Discussion

Abrupt onset of congestive heart failure subtended by biventricular dysfunction is uncommon in patients with HCM, particularly in older patients. Once rare phenocopies (such as Danon or transthyrethin-related amyoloidosis) have been excluded from consideration, such a clinical course should raise suspicion of superimposed conditions such as coronary artery disease, myocarditis, and infiltrative or systemic conditions (including autoimmune and malignancy-related disease).1-4 Indeed, while the progression of HCM may lead to end-stage heart failure in approximately 5% to 7% of patients, such a progression generally occurs over several years and can be detected at relatively early stages. Physicians should always consider the presence of an associated disease process in patients with HCM with an atypical disease course to identify conditions amenable to specific treatment, as we attempted to do, unfortunately without success, for this patient.

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Article Information

Corresponding Author: Benedetta Tomberli, MD, PhD, Referral Center for Cardiomyopathies, Dipartimento Cuore e Vasi, Azienda Ospedaliera Universitaria Careggi, Largo Brambilla 3, 50124, Florence, Italy (benedetta.tomberli@gmail.com).

Accepted for Publication: August 9, 2016.

Published Online: November 2, 2016. doi:10.1001/jamacardio.2016.3894

Author Contributions: Dr Tomberli had full access to all the data in the study and takes responsibility for the integrity of the data and the accuracy of the data analysis.

Concept and design: Tomberli, Cappelli, Olivotto.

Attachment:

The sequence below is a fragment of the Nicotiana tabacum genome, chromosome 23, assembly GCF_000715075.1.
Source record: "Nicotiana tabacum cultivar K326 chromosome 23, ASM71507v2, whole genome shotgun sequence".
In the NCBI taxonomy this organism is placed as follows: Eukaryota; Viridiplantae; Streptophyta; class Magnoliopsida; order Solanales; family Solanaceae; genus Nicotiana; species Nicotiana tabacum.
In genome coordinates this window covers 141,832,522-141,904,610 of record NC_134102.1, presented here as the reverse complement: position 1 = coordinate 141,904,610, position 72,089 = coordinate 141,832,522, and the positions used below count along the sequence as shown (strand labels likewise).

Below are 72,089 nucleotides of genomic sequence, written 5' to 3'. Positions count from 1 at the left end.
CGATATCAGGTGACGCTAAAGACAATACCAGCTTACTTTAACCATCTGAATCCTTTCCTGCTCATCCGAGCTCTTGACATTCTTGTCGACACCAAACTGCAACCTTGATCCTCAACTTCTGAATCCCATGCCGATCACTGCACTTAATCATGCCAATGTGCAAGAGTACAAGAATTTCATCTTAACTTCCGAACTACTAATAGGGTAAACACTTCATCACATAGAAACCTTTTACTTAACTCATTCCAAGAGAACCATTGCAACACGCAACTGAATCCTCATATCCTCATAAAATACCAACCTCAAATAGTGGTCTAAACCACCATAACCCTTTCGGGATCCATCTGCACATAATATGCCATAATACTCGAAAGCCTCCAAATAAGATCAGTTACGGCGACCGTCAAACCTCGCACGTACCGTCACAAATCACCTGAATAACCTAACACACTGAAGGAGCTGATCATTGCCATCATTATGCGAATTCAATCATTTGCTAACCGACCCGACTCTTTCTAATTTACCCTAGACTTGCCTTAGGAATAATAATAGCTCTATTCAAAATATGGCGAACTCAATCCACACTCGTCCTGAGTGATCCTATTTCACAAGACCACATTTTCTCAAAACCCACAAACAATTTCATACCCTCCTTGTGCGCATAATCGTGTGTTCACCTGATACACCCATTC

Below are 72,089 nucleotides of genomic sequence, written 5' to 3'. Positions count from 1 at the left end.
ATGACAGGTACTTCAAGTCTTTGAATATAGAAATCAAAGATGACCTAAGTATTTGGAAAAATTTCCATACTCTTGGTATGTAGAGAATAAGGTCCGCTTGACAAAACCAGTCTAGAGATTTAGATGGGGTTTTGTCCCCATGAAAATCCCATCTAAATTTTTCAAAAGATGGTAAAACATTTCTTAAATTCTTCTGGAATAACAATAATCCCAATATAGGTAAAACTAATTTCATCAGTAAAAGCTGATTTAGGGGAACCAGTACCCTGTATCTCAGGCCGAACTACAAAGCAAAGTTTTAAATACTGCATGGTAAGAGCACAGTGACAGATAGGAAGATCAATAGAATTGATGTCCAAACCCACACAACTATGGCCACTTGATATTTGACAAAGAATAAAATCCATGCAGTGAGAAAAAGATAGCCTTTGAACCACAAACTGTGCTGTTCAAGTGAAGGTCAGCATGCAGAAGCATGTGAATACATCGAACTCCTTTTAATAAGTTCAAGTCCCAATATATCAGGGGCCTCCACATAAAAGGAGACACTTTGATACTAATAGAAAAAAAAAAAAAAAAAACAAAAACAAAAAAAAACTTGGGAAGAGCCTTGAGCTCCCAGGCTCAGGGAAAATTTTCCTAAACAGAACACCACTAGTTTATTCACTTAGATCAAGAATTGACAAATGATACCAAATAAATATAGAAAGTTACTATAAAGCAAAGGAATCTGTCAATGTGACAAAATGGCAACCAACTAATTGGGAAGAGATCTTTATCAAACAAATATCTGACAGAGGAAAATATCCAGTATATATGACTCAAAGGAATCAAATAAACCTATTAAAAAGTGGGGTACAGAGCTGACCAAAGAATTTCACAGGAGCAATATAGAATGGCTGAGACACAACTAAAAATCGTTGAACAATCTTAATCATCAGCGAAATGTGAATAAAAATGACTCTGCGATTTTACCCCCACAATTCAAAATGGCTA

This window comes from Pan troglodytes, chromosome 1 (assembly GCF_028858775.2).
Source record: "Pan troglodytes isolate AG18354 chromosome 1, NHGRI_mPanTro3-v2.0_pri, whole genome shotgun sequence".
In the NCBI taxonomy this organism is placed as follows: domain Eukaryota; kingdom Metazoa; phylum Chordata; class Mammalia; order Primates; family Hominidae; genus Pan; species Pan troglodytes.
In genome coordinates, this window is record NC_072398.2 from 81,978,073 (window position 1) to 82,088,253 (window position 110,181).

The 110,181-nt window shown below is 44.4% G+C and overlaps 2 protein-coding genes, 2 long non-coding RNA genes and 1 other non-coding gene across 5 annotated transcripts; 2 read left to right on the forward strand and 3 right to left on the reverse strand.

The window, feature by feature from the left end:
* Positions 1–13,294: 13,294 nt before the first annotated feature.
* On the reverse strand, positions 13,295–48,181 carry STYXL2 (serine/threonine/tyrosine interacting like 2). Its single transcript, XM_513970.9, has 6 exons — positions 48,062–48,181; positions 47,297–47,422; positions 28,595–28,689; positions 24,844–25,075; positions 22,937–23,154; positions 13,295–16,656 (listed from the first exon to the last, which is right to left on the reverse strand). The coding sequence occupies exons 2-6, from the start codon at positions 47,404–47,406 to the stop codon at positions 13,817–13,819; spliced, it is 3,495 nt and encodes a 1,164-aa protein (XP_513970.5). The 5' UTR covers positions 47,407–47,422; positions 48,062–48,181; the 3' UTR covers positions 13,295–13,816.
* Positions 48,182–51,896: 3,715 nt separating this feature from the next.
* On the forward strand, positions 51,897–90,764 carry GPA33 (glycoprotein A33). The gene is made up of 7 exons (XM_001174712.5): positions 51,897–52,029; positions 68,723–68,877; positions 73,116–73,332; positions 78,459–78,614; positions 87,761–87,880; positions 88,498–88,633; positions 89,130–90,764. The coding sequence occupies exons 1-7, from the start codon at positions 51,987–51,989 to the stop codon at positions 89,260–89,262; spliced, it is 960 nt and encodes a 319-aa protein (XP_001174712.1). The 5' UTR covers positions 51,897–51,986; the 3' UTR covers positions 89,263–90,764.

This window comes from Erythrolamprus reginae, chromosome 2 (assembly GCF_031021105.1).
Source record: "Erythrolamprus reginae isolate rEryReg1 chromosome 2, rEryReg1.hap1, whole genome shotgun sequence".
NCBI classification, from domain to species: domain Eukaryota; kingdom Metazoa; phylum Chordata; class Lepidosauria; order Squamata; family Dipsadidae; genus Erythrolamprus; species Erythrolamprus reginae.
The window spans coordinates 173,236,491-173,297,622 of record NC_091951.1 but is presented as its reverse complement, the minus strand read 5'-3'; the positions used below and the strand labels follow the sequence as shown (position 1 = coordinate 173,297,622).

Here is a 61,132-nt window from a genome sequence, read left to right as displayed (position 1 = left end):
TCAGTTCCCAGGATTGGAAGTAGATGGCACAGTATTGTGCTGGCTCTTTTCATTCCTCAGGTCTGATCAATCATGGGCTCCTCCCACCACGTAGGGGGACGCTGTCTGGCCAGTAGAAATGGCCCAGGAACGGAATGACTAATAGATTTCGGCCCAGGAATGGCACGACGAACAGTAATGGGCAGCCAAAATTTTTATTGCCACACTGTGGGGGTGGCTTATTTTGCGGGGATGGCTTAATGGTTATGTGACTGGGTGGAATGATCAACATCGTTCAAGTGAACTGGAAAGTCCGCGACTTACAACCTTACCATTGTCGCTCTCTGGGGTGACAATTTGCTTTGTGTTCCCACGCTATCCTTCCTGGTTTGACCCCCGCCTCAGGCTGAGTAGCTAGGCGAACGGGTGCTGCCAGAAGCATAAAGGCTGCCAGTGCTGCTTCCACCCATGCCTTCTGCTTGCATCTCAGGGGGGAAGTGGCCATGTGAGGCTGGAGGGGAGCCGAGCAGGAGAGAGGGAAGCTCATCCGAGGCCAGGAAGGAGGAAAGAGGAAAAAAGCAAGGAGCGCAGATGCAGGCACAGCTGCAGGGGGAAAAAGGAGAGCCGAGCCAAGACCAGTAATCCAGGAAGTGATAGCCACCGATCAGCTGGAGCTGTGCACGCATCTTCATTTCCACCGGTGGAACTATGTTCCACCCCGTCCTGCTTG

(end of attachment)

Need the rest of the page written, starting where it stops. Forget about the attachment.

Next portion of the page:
Acquisition, analysis, and interpretation of data: Tomberli, Perfetto, Olivotto.

Drafting of the manuscript: Tomberli, Cappelli, Olivotto.

Critical revision of the manuscript for important intellectual content: Tomberli, Perfetto, Olivotto.

Administrative, technical, or material support: Cappelli, Perfetto.

Conflict of Interest Disclosures: All authors have completed and submitted the ICMJE Form for Disclosure of Potential Conflicts of Interest and none were reported.

References
1.
Olivotto  I, Cecchi  F, Poggesi  C, Yacoub  MH.  Patterns of disease progression in hypertrophic cardiomyopathy: an individualized approach to clinical staging.  Circ Heart Fail. 2012;5(4):535-546.PubMedGoogle ScholarCrossref
2.
Falk  RH, Quarta  CC.  Echocardiography in cardiac amyloidosis.  Heart Fail Rev. 2015;20(2):125-131.PubMedGoogle ScholarCrossref
3.
Moyssakis  I, Lionakis  N, Votteas  V.  Hypertrophic obstructive cardiomyopathy in rheumatoid arthritis: coincidence or association? a case report.  Exp Clin Cardiol. 2009;14(1):e21-e22.PubMedGoogle Scholar
4.
Frustaci  A, Verardo  R, Caldarulo  M, Acconcia  MC, Russo  MA, Chimenti  C.  Myocarditis in hypertrophic cardiomyopathy patients presenting acute clinical deterioration.  Eur Heart J. 2007;28(6):733-740.PubMedGoogle ScholarCrossref